Children travel abroad 13 years earlier than grandparents did

A young mother holds a little traveller - a baby girl in a carrying backpack
A young mother holds a little traveller - a baby girl in a carrying backpack
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Children today go abroad 13 years earlier than their grandparents did, a report has found.

The average child takes their first holiday abroad at the age of eight – nine years earlier than the average adult and 13 years earlier than their grandparents’ generation.

Nearly a fifth of parents said their child first travelled abroad by the time they were one, while a further 19 per cent said they first went abroad aged two or three. Almost three quarters of parents say their child has been to more destinations abroad than they had at their age.

However, Scottish residents are among the least well travelled, the study found,having visited an average of just 12 countries, compared to people who live in the north east of England, East Anglia and Northern Ireland who have all typically been to 16 countries.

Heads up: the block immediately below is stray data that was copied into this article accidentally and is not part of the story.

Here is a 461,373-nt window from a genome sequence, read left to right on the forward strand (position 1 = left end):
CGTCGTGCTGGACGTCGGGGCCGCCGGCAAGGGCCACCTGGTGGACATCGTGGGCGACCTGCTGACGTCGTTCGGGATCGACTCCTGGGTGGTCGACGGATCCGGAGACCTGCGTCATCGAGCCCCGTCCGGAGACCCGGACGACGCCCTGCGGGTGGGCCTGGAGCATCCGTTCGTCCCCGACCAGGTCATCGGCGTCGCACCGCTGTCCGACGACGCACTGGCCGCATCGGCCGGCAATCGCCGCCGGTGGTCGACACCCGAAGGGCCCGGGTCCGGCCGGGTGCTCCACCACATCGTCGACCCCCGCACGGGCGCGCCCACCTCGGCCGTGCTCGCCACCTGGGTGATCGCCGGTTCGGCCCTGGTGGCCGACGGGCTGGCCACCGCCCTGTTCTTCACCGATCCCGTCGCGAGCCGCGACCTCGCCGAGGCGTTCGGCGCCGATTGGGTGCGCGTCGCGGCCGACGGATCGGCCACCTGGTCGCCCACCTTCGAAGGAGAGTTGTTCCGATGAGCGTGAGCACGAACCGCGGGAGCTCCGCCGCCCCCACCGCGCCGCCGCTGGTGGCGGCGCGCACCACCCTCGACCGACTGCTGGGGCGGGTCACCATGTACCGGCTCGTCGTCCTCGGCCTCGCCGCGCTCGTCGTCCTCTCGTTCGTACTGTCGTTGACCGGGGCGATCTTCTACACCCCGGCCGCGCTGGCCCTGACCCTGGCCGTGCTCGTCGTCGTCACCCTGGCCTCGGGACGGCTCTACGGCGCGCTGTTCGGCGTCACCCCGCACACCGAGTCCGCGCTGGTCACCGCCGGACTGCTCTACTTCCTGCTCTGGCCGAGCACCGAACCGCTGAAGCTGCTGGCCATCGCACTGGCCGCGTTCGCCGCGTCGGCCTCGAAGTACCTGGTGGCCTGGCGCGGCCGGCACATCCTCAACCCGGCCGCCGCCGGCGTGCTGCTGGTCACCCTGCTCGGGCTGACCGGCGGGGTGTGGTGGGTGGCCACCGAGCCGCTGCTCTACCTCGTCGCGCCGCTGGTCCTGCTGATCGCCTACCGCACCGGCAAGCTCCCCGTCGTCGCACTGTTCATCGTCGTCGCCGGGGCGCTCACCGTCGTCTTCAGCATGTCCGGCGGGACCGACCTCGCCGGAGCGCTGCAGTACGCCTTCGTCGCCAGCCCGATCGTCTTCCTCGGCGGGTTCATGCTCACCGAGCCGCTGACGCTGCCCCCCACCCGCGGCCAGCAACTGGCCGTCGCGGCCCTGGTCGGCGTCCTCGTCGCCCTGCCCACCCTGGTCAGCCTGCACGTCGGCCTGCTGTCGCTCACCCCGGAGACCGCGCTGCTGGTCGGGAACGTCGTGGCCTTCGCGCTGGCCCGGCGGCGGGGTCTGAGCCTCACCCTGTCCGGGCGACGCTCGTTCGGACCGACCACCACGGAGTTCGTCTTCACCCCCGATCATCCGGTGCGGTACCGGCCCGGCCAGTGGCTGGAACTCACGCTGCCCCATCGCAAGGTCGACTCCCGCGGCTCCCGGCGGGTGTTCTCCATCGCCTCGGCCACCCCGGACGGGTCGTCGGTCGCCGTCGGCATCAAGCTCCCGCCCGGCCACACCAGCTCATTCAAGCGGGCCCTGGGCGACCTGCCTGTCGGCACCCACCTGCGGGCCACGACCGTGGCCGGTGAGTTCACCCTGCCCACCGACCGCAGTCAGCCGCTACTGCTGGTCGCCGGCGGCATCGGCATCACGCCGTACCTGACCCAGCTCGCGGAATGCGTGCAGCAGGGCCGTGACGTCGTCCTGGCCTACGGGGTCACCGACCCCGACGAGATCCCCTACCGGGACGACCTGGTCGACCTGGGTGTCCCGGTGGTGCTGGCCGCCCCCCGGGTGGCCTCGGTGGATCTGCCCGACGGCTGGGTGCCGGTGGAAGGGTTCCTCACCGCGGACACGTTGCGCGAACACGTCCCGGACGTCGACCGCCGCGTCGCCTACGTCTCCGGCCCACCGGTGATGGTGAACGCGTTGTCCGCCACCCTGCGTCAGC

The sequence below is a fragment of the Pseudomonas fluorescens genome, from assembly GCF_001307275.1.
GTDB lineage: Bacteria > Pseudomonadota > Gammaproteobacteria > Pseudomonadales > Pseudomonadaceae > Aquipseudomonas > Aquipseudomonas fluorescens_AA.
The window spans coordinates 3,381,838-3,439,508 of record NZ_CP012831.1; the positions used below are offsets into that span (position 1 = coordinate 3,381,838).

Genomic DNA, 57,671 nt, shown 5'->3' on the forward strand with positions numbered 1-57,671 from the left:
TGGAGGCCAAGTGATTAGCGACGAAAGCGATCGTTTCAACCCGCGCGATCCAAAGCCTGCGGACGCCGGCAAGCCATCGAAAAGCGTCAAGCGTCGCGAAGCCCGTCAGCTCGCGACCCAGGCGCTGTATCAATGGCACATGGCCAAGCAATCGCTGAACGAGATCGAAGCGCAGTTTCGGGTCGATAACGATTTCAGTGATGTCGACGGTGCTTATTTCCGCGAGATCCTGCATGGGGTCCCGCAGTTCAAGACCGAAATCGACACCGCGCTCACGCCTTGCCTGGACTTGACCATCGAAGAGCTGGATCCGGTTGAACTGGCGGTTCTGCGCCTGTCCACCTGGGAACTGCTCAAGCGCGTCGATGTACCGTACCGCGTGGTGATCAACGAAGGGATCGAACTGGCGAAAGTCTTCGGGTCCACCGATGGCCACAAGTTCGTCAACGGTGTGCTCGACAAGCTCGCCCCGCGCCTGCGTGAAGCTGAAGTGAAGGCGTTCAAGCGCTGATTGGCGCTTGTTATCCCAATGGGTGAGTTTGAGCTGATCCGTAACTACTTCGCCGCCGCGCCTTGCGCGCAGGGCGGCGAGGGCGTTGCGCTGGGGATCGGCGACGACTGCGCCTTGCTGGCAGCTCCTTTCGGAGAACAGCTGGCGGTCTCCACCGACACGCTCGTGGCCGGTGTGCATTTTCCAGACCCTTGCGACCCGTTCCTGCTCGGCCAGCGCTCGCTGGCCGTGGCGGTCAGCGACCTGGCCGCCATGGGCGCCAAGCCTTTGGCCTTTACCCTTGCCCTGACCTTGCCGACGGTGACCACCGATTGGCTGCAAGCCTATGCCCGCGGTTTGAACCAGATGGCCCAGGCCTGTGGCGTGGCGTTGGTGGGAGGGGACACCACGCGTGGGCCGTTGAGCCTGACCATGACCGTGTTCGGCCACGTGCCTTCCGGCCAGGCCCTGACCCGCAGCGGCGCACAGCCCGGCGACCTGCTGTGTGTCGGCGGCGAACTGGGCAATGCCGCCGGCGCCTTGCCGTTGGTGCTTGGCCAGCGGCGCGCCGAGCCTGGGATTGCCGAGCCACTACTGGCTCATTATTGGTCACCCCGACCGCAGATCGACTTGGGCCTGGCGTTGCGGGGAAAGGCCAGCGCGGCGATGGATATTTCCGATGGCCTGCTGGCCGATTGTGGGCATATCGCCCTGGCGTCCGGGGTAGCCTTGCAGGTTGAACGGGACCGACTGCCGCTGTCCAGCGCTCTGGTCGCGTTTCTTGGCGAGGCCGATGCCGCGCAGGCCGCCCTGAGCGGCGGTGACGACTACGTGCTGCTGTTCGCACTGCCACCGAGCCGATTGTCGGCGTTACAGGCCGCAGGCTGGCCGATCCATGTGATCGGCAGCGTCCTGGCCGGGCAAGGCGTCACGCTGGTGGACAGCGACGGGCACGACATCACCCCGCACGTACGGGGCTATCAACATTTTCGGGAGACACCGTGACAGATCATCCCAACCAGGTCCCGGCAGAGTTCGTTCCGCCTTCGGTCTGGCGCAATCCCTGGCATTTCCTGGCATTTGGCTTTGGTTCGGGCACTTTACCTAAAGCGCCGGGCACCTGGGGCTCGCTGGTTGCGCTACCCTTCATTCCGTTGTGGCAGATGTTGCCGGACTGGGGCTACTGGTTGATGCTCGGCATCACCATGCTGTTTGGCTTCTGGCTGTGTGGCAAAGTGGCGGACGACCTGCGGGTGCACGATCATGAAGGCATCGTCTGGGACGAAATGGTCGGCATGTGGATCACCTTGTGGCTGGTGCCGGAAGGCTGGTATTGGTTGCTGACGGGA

One in ten people in Scotland admitted they had never been abroad.

Aberdeen and Edinburgh residents, however, are more likely to have travelled, racking up an average of 14 countries each.

Cosmin Sarbu, head of travel insurance at Admiral Travel Insurance, which commissioned the report, said: “People are holidaying abroad more than ever before; from the occasional city break to far-flung adventures across the globe, seeing the world has never been easier.”

“While the opportunity to travel has become more accessible, it’s fascinating to see how travel trends vary across the UK between generations and regions. It will be interesting to see if Brexit impacts these trends and whether we’ll see more people visiting destinations outside of the EU or travelling abroad less altogether.”

Topping the list for the most visited country for both UK adults and children is Spain, which also tops the list for the first foreign holiday for both adults and children. A total of 46 per cent of UK children have visited Spain. The study revealed that since the 1920s each generation has had its first abroad holiday younger than the previous generation.

Millennials who went abroad before they were 10 would have had an average of six foreign holidays before celebrating the double digit age - triple the number of holidays abroad Baby Boomers would have been on by the same age.